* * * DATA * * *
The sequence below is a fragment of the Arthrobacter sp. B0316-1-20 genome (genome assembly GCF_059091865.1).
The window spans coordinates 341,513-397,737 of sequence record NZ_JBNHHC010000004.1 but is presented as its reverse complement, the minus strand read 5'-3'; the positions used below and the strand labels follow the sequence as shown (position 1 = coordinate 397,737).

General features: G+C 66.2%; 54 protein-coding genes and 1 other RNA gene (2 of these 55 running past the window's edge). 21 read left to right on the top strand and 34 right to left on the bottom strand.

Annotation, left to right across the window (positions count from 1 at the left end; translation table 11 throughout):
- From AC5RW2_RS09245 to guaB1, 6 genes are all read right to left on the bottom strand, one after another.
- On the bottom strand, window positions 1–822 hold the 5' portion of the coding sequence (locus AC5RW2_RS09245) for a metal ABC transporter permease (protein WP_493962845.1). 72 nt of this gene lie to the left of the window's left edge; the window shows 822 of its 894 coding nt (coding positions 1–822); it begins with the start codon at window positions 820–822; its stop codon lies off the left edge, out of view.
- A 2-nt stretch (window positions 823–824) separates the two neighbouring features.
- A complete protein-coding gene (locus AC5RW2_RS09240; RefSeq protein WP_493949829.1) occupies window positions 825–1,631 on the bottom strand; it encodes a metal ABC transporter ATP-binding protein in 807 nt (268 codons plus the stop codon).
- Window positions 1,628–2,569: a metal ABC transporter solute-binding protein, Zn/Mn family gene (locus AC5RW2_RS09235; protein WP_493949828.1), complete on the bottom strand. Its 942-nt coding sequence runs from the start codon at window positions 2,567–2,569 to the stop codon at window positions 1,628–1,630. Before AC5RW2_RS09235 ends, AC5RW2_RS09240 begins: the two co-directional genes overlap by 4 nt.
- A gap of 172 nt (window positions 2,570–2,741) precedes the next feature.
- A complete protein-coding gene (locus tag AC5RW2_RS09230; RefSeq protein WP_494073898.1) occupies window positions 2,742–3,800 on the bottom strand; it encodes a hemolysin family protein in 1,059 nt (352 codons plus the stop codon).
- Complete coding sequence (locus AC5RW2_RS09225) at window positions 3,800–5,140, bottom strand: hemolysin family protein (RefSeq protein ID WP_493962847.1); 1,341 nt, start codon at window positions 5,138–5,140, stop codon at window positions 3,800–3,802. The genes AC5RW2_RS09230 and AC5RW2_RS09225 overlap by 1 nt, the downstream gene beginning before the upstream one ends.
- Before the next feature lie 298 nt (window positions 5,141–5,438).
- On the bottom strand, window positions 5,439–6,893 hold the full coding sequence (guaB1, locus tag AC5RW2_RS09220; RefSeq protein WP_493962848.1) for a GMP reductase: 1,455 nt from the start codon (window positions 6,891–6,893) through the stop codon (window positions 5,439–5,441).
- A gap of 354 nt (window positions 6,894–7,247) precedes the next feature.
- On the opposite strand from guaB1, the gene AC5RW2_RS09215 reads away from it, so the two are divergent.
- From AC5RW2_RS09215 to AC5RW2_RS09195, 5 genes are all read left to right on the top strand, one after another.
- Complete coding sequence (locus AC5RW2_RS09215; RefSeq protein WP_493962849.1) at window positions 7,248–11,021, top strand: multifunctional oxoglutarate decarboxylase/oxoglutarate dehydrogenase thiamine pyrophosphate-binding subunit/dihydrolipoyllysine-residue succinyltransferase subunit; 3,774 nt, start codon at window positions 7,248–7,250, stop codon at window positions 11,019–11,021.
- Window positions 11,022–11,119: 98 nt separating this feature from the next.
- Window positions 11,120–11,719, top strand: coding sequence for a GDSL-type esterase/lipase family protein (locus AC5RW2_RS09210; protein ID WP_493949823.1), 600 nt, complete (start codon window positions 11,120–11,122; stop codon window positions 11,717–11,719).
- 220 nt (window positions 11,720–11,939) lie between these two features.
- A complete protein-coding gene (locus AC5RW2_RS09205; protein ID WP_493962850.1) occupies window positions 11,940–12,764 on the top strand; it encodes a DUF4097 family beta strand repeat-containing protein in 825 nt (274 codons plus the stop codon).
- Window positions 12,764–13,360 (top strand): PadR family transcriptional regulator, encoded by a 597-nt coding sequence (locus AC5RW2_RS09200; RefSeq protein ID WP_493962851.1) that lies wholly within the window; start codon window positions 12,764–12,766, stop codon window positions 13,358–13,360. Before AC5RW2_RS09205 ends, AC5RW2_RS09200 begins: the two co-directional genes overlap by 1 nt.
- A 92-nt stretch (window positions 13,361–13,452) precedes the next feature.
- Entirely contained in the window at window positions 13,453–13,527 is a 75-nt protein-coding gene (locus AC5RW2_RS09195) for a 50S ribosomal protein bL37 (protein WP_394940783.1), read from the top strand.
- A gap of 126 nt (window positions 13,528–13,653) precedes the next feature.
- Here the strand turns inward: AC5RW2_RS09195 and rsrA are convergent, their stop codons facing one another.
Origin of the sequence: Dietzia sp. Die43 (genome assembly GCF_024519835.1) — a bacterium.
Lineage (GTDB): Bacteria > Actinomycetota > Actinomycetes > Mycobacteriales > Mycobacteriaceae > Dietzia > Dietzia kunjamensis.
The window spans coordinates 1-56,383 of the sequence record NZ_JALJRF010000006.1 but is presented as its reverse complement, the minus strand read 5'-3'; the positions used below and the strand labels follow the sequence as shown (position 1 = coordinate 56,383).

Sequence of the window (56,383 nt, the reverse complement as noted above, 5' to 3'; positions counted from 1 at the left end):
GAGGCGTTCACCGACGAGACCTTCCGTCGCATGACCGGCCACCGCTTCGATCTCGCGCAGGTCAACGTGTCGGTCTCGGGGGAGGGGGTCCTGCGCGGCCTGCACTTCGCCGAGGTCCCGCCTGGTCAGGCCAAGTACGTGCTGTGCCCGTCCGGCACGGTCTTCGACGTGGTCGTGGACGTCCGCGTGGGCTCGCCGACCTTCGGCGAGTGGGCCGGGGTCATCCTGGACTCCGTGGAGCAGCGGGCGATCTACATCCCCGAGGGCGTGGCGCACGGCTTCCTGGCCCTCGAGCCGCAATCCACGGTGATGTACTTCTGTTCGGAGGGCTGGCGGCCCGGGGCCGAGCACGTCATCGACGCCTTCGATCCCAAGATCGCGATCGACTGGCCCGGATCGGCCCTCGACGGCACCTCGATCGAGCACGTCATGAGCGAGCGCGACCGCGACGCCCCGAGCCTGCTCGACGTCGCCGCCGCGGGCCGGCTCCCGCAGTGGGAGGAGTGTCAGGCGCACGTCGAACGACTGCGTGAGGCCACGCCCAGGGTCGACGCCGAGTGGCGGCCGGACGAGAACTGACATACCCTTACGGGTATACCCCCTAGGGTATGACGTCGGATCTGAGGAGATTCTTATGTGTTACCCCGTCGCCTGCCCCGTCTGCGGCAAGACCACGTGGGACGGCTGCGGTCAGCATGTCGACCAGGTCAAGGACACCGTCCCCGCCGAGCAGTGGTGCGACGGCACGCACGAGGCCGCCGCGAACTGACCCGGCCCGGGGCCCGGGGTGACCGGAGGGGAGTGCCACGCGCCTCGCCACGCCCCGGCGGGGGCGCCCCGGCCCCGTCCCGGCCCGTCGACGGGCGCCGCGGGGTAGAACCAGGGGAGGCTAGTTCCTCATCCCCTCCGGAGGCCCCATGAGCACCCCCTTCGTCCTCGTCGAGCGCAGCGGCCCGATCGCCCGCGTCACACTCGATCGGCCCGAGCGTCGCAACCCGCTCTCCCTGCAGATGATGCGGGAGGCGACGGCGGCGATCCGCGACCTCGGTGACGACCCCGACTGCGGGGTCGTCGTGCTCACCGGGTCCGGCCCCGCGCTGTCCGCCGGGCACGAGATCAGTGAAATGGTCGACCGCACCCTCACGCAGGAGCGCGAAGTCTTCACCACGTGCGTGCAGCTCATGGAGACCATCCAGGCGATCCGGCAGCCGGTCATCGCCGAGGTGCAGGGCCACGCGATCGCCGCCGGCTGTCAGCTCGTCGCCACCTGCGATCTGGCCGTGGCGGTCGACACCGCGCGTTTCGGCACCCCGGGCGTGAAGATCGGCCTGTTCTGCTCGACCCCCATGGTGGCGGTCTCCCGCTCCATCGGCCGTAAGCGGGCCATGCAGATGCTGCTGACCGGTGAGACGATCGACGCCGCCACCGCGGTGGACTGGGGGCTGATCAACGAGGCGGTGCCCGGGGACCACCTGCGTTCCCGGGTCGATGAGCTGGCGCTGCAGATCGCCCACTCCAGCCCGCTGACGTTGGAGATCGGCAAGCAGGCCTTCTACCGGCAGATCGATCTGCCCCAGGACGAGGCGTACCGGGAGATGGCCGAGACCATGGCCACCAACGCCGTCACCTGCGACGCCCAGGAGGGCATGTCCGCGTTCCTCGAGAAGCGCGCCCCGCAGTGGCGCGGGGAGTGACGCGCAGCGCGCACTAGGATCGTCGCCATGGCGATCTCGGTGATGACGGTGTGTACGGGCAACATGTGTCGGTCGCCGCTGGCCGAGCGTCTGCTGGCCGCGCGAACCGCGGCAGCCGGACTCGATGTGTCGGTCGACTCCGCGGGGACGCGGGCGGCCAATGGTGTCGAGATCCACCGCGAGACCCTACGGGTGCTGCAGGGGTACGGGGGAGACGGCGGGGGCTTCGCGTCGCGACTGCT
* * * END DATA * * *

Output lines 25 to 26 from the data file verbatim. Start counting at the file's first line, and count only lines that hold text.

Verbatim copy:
- Entirely contained in the window at window positions 13,453–13,527 is a 75-nt protein-coding gene (locus AC5RW2_RS09195) for a 50S ribosomal protein bL37 (protein WP_394940783.1), read from the top strand.
- A gap of 126 nt (window positions 13,528–13,653) precedes the next feature.